Plastic bags are great to cover up your shoes when you’re going to be walking through water or marshy turf. Just step into the bag and tie or tape it around your ankle or calf.
15. Patching Tears in Bags or Rafts
Cut a piece of bag to use as a patch for your bag or tent. Duct tape over it and it will most certainly get you by in a pinch.
Video first seen on DPRG Clips
In a pinch, a big sturdy plastic bag can be attached to two poles for use as a stretcher. You’ll have some stretch but as long as the bag is sturdy and you keep it off the ground, it should last for quite a while, especially if you double-layer using two bags.
17. Heating Water
There are a few different methods to accomplish this but the easiest (and safest for the bag and the water) is to simply put the water in the bag, tie it shut and hang it in the sun. You’ll be surprised by how quickly the water heats.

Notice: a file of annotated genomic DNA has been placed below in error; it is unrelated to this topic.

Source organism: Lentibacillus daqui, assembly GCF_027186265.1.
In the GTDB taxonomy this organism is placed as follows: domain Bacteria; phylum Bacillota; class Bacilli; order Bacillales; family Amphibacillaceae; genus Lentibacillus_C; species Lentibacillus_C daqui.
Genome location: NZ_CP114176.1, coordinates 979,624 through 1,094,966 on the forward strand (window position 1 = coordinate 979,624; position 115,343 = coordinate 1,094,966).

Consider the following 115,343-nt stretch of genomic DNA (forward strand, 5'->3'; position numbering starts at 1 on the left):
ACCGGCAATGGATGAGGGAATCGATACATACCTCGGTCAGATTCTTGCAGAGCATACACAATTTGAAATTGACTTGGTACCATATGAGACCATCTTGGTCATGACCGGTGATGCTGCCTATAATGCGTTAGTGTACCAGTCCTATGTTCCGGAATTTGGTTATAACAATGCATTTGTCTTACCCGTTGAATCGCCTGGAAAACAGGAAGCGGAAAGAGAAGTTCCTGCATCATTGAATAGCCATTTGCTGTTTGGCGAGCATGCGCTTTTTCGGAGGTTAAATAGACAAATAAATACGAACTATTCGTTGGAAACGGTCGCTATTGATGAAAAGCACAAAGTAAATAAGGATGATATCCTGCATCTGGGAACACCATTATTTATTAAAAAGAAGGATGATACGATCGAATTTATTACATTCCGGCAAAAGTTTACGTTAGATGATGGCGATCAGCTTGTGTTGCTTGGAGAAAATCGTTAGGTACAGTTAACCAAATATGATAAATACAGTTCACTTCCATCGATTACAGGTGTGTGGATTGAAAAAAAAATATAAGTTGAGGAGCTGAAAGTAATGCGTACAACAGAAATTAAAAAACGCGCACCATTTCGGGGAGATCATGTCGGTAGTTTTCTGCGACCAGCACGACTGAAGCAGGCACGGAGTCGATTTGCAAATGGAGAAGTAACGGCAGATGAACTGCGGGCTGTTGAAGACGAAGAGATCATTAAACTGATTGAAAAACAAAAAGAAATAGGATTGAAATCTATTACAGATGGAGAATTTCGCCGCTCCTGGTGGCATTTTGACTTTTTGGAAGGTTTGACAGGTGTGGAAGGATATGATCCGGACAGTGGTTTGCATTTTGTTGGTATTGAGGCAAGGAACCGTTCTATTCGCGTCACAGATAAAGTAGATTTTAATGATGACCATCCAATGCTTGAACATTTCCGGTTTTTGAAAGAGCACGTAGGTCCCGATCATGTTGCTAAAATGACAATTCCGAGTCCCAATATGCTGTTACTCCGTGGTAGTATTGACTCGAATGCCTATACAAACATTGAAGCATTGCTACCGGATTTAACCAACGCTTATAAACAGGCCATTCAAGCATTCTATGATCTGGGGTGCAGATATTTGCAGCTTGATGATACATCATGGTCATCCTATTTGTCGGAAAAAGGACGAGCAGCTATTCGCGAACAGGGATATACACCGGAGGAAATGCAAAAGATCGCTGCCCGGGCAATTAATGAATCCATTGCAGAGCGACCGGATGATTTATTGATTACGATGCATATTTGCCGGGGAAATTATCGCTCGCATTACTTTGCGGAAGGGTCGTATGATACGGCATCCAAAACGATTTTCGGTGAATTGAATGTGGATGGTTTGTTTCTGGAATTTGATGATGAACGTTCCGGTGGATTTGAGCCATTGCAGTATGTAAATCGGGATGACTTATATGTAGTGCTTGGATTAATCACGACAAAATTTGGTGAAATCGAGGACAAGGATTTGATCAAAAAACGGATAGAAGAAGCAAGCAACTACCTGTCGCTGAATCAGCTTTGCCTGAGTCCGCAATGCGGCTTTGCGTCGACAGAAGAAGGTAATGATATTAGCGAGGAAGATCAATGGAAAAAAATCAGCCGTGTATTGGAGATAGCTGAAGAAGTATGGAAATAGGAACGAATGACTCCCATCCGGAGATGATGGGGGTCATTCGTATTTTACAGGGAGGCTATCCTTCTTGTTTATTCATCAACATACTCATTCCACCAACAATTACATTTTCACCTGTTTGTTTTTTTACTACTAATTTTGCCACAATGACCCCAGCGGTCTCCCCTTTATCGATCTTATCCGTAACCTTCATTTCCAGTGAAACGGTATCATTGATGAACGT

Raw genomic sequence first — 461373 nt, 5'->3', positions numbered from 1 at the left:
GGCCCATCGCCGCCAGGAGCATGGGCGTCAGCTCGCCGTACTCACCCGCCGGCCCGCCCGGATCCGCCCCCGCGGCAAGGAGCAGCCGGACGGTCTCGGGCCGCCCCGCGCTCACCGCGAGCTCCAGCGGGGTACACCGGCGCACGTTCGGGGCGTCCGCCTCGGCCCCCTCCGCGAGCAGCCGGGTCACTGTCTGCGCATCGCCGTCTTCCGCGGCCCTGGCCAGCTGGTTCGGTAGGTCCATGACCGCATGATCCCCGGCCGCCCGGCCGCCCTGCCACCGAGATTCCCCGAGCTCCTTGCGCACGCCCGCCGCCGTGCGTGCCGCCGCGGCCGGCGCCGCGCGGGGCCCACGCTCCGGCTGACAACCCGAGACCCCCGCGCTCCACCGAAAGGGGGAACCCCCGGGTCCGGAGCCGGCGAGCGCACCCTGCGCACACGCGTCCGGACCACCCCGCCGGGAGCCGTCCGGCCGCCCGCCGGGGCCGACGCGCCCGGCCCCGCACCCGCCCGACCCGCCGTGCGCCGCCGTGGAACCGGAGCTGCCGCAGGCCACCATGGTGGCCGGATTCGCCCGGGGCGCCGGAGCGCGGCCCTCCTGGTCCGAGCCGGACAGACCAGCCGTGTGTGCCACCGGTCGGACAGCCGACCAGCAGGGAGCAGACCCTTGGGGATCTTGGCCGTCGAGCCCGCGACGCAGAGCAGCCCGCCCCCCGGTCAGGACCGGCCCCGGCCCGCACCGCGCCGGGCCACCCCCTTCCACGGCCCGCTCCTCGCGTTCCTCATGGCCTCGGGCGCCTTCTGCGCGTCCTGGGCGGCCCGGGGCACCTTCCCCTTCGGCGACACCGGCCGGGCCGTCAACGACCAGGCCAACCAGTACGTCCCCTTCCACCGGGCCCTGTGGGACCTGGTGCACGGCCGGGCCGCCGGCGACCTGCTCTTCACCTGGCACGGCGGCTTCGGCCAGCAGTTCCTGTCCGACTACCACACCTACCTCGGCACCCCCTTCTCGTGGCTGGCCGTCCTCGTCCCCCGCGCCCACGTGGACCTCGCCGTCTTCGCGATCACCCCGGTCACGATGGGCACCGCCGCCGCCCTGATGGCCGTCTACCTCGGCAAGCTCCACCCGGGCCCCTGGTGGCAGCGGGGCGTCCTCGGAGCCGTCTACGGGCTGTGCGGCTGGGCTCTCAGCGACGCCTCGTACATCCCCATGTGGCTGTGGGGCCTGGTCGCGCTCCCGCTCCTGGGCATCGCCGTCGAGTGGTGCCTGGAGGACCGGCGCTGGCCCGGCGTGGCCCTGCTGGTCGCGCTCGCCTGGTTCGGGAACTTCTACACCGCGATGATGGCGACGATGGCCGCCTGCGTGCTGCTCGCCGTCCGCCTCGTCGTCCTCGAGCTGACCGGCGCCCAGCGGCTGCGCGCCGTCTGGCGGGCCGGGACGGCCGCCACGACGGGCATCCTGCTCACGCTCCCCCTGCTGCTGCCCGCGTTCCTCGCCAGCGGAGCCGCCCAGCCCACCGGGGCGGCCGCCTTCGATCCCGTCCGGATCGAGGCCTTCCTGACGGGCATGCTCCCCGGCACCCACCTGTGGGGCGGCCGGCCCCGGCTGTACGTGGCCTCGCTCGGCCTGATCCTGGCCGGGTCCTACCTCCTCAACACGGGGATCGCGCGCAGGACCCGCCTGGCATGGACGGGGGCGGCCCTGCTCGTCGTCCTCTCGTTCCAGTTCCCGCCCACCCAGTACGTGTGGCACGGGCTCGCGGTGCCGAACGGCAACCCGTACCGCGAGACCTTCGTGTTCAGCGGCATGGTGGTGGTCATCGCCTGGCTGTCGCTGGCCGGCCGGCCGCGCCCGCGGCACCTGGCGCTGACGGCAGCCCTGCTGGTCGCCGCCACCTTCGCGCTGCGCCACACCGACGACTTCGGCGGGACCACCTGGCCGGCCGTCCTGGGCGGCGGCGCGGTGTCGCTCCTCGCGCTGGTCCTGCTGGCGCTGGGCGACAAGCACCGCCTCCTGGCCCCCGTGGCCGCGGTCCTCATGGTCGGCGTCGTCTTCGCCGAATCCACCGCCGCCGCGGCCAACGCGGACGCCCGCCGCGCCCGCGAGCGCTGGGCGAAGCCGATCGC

18. Lashing a splint together
Because the bags have a bit of stretch (but not too much) and are extremely flexible, they’re great to use as “rope” to bind a splint together. Simply tie the bags around the limb and the poles and you’re done.
The number of uses for plastic bags for survival really is only limited by your imagination. Because they’re so versatile, we recommend that you carry at least a couple in your BOB and your medical kit. After all, they weigh nothing, take up very little space and have more uses than possibly any other item.
If you can think of any uses for plastic bags that we missed, please tell us about them in the comments section below.
This article has been written by Theresa Crouse for Survivopedia.